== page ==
BERLIN/PARIS (Reuters) - European countries are scrambling to cobble together a package of measures they hope will keep the Iran nuclear deal on track if U.S. President Donald Trump ignores their pleas and decertifies the landmark 2015 agreement this week.
The package would include a strong statement backing the deal by European powers, together with efforts to lobby the U.S. Congress and put wider pressure on Iran, officials said.
But without strong U.S. support for the deal, senior officials in Berlin, Paris and London say it may be only a matter of time before the pact between Tehran and six world powers unravels, with grave consequences for Middle East security, nonproliferation efforts and transatlantic ties.
The two-year-old agreement, under which Iran agreed to freeze its nuclear program for 15 years in exchange for sanctions relief, is viewed in Europe as a rare triumph of international diplomacy in the Middle East.
As tensions over North Korea’s nuclear activities risk boiling over into all-out war, any move by the United States to undermine the Iran deal is seen in Europe as utter folly.
European capitals have been delivering this message to the White House and Congress in one of the most intense lobbying campaigns in recent memory. In the past weeks, European ambassadors have met dozens of U.S. lawmakers. And on Tuesday, British Prime Minister Theresa May lobbied Trump by phone.
Despite this, Trump is expected declare this week that Iran is not complying with the pact. He is also due to unveil a tough new strategy toward Iran - including designating its Revolutionary Guards Corps as a terrorist organization - that could sink the deal.
“If the feeling is the United States no longer supports the agreement then the political reality is that the deal will be in serious jeopardy and its implementation will be very difficult,” a senior French diplomat told Reuters.
A decision by Trump to decertify would not automatically kill the agreement, known as the Joint Comprehensive Plan of Action (JCPOA). The expectation is that Trump would kick the ball to Congress, which would then have 60 days to decide whether to reimpose sanctions lifted as part of the JCPOA.
European officials said they were preparing a three-pronged strategy if this does occur.
First, Berlin, London and Paris would issue statements reaffirming their commitment to the deal.
Second, they would redouble efforts to lobby Congress, which appears keen to keep the deal, against any rash moves.
And third, they would present measures to pressure Iran over its ballistic missile program and destabilizing policies in the Middle East -- areas that fall outside the narrowly-focused nuclear deal.
French President Emmanuel Macron alluded to this at the United Nations last month. Diplomats said the package was still in the works and they had not yet briefed Brussels on it.
With the third step, the Europeans hope to build a bridge to Washington while keeping the JCPOA intact. But a German diplomat said ratcheting up pressure on Tehran was like walking a tightrope: push too hard and the whole deal could fall apart.
“We all knew the JCPOA wasn’t perfect, but by calling its benefits into question I see us only losing,” said a senior European diplomat who has been involved in negotiations with Iran since 2003, well before Washington joined the talks under President Barack Obama.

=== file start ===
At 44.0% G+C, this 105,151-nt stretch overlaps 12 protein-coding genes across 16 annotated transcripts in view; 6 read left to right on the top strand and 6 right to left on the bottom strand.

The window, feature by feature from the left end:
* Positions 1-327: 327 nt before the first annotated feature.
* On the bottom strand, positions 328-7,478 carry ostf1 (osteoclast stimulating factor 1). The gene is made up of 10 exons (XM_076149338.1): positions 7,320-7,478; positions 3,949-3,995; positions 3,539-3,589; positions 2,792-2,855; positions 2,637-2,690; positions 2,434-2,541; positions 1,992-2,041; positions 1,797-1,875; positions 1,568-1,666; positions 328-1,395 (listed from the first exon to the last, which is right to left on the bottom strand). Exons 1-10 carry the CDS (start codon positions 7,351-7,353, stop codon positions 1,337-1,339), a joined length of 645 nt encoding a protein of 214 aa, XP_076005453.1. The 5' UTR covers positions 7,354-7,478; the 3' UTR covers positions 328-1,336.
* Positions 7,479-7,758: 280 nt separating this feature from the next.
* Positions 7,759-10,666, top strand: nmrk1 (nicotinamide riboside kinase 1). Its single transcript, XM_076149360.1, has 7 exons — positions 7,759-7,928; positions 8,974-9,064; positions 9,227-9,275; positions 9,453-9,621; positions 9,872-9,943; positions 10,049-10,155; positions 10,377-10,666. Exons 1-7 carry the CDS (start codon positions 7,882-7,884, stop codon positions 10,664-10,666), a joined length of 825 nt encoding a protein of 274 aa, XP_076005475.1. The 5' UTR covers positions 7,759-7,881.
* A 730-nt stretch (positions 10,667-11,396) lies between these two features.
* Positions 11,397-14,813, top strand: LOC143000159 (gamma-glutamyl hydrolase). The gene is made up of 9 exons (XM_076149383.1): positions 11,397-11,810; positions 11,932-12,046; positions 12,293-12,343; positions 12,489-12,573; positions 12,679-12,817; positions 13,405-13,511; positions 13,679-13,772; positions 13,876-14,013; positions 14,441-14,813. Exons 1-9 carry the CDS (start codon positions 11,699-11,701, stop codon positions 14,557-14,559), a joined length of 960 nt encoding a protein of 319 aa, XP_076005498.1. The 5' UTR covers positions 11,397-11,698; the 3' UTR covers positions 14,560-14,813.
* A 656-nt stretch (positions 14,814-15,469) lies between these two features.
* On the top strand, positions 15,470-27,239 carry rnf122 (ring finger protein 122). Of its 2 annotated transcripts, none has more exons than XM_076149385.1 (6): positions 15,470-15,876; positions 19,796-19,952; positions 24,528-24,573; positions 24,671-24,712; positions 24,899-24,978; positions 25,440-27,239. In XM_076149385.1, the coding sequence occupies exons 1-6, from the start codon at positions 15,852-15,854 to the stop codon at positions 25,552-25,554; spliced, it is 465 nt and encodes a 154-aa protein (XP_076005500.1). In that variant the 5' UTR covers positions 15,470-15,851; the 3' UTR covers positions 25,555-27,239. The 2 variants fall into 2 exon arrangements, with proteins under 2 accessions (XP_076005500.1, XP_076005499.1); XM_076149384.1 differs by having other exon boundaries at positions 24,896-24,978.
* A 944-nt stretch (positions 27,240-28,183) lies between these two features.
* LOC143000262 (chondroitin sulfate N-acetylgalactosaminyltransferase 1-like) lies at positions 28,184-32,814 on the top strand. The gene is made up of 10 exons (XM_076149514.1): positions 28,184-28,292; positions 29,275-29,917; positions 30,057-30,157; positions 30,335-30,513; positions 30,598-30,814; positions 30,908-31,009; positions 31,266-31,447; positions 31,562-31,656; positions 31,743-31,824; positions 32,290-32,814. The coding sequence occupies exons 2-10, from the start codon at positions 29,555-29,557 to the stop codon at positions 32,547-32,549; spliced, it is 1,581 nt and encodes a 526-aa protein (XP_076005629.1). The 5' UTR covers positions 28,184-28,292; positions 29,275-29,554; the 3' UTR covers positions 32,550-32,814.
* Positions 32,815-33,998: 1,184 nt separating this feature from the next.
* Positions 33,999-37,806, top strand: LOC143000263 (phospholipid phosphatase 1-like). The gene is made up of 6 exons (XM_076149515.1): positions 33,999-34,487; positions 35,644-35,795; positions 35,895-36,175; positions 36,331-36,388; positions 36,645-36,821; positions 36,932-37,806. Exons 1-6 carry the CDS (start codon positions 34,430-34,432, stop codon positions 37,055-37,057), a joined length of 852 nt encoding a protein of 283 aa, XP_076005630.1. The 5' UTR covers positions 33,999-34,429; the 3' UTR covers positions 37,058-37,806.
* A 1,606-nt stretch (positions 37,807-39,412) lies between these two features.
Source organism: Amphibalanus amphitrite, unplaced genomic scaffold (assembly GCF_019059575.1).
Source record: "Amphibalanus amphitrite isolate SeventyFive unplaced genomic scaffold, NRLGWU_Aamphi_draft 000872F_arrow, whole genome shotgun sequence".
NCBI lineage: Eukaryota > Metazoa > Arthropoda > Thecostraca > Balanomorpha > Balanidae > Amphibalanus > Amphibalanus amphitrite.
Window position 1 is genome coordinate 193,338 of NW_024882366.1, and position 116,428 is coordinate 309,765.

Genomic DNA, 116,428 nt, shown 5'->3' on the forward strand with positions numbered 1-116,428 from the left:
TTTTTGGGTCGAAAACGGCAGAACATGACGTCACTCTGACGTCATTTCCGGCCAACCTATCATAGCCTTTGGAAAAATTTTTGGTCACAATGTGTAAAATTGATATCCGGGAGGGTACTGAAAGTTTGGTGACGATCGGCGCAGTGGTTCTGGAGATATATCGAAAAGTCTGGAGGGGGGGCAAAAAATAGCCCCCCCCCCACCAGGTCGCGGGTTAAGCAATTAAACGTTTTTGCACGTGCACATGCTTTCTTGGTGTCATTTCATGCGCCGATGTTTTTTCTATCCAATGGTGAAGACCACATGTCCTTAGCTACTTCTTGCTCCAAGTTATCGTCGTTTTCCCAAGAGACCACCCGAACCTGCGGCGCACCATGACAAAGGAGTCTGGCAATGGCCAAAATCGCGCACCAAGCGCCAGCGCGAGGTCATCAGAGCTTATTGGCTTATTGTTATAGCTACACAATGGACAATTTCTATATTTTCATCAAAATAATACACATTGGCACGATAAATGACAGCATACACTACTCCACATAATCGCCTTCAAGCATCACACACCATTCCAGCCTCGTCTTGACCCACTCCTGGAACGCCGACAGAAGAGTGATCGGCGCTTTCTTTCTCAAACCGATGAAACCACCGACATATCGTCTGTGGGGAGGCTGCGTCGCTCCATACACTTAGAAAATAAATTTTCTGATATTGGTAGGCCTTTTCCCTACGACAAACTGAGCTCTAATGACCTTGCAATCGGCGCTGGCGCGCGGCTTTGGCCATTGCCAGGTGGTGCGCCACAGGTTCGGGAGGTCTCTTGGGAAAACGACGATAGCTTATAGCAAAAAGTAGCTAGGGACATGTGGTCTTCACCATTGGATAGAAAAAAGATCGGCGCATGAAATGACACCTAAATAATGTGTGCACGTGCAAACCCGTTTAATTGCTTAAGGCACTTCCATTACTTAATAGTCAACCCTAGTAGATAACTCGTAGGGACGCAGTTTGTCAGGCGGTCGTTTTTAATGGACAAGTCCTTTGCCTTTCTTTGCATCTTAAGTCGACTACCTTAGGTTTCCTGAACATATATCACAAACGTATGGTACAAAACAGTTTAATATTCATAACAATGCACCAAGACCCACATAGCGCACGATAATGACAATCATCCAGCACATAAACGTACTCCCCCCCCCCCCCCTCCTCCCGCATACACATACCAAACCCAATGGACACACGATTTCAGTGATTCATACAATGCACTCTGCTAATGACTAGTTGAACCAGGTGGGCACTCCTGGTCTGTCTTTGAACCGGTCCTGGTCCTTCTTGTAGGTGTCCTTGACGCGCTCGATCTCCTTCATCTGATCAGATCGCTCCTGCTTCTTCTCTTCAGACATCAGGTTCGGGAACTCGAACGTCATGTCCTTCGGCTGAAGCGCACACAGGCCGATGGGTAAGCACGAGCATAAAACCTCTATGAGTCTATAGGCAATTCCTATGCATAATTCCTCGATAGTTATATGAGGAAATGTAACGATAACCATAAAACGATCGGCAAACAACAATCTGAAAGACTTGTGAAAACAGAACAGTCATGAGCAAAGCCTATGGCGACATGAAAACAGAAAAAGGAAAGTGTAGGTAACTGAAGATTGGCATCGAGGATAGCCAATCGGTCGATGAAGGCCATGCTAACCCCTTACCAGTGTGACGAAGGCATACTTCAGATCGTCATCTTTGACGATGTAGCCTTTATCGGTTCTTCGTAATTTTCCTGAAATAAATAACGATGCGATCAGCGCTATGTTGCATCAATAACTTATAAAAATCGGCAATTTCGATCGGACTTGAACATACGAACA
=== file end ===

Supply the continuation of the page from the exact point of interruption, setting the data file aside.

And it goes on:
If Trump follows through on his threats it will be the second time in four months that he has distanced the United States from a major multilateral agreement despite intense lobbying by partners and members of his own cabinet.
But in Europe, the Iran move would be seen as far more damaging than Trump’s decision in June to pull out of the Paris climate accord.
“The threat from Iran in terms of nuclear proliferation is more immediate. This is far more dangerous,” said Elmar Brok, a veteran foreign policy expert in the European Parliament and party ally of German Chancellor Angela Merkel.
European officials and analysts fear a breakdown of the JCPOA could lead to an arms race in the Middle East, a military conflict between Iran and Israel and an escalation of regional proxy wars between Iran and Saudi Arabia.
They fear it would also doom any chances, no matter how slim, for a negotiated deal with North Korea.
“At the end of the day it’s all about the risk of war,” said Francois Heisbourg, chairman of the International Institute for Strategic Studies.
There is also the danger of a further deterioration in transatlantic ties, especially if Washington targets European firms that do business in Iran.
Were that to happen, the EU ambassador to Washington, David O‘Sullivan, has said Brussels would revert to a 1990s-era law that shields European companies from extraterritorial sanctions.
Even if the EU were to take such a step, the senior French diplomat said European companies could think twice about their Iran commitments.
Among firms that have announced big deals in Iran since the JCPOA went into force are planemaker Airbus, French energy group Total and Germany’s Siemens.
“One of the big difficulties of the agreement is ensuring the economic operators have confidence in the system and key to that is confidence in the United States,” the diplomat said.
Any signs that European companies are pulling back could prompt the Iranians to reassess the merits of the nuclear deal.
“The agreement with Iran is like a delicate plant,” said Omid Nouripour, an Iranian-born lawmaker with the German Greens party, which is expected to be part of Merkel’s next coalition government.
“It is a sign of what diplomacy can achieve but it is fragile. The American president doesn’t appear to believe in diplomacy. He seems intent on crushing this plant.”
Writing by Noah Barkin; Additional reporting by Andrea Shalal in Berlin and Robin Emmott in Brussels; Editing by Giles Elgood